Eclipse 2.0 has integrated support for JUnit. The org.eclipse.jdt.junit plugin supports launching JavaUnit tests from Eclipse and to view the test results.
Create a test suite for a specific class, and select which methods should have tests stubbed in.
Junit results and controls integrated directly in Eclipse
Click on a test to open editor to that test, click on stack trace to view appropriate
Auto create test suites for a given package
Unfortunately, you have to put in a call to each package's suites to make a master suite, but seeing as one generally creates many more classes than packages, it's not too bad.
Rerun individual tests when run in debug mode
Test case wizard will automatically add code to allow stand alone running of test cases in Swing, AWT or text modes
(not quite what all else they're putting in, it's still in a functional 'preview' release)
EclipseIde supports parallel source folders, making it quite easy to separate tests from production code without messing around with packages. Only real problem I have with it is that it doesn't automatically add a new test case to the package's test suite, even though eclipse will regenerate the suite with the appropriate case added on request ('Recreate Test Suite'); really a minor issue though, I'm quite happy with the integration they've done. -- WilliamUnderwood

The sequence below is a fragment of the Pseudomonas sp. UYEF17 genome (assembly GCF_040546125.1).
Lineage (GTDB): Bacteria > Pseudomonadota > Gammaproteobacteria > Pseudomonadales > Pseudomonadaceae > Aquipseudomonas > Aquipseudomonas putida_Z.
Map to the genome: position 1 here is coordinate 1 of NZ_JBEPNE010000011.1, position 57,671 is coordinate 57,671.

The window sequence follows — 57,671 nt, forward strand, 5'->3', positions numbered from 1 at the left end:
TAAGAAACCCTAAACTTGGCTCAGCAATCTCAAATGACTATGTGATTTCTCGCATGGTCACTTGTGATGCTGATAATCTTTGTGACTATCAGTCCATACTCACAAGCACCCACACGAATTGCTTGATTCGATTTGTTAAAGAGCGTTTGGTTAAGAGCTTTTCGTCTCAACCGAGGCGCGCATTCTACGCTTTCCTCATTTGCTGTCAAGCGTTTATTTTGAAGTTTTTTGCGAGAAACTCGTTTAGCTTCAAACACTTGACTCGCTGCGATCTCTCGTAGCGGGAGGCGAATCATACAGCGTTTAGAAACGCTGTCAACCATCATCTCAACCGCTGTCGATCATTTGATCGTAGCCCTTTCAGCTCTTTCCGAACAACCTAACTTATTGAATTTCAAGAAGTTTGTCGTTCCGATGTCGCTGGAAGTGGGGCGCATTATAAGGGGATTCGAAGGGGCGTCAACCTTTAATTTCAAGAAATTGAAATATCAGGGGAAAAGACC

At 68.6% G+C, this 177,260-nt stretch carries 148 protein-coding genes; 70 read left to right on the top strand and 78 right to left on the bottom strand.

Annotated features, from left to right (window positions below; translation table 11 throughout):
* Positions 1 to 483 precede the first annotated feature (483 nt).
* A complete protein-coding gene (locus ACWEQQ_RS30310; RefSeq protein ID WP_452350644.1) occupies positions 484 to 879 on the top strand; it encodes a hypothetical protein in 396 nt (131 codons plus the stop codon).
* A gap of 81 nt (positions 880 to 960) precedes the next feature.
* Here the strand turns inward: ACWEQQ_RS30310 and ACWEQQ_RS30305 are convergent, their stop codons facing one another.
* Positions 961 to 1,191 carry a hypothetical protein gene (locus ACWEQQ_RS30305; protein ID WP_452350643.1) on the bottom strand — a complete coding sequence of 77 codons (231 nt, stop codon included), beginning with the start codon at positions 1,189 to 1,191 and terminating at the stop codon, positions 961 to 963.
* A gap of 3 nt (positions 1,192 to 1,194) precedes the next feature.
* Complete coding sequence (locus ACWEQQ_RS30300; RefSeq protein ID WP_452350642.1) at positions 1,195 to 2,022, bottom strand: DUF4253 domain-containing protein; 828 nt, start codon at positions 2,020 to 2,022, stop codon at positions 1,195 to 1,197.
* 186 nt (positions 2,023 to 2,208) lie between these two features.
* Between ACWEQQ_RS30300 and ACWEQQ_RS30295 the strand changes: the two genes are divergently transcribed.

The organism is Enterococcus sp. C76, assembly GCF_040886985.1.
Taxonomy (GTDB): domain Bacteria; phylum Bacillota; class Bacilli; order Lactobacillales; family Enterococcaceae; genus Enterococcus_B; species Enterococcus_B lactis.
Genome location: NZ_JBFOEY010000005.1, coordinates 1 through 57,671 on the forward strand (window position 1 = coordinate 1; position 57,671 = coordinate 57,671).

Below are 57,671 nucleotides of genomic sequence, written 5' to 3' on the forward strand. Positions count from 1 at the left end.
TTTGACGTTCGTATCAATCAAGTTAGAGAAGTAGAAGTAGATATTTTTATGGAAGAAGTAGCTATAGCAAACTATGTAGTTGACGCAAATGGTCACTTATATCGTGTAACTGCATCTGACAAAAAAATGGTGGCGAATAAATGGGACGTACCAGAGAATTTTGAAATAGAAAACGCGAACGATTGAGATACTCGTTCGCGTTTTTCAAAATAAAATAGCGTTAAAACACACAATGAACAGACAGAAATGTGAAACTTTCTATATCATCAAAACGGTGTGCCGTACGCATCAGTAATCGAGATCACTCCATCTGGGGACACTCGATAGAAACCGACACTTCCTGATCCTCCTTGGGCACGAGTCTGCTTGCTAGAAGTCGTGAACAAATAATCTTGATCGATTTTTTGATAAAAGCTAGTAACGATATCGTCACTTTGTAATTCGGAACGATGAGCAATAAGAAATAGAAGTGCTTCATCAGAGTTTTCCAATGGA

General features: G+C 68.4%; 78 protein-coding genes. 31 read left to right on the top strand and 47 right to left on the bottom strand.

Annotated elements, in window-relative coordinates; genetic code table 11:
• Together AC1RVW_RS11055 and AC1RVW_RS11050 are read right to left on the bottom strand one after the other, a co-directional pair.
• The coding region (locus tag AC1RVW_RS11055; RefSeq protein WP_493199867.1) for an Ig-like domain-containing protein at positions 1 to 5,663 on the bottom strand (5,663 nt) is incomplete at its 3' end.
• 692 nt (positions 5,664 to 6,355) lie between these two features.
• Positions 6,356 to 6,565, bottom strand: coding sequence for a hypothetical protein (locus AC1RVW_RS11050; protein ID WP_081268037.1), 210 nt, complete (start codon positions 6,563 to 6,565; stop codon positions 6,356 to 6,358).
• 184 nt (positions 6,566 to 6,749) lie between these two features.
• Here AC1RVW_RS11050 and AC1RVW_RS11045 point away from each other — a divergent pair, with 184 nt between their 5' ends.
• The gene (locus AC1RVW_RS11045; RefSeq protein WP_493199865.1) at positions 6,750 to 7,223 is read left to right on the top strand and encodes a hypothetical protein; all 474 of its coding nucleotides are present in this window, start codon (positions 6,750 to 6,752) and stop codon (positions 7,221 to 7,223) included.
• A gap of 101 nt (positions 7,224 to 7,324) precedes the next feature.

In the 2.1 development stream the JUnit plugin can find and run all tests inside a package, source folder or project.
It would be nice if the JUnit plugin could search for classes using a name filter (like in Ant). That way we could specify *Test to find tests. As it is now, if you subclass TestCase to make project specific additions (clean up or common meaningful asserts) you will get a warning that the subclass has no tests in it. This happens even if the subclass is in a different source folder than the tests.
A workaround would be to unwrap Eclipse's junit.jar to add entries to excluded.properties and wrap it again. But that seems like a lot of work to do every time you want to subclass TestCase. And it certainly is not project specific...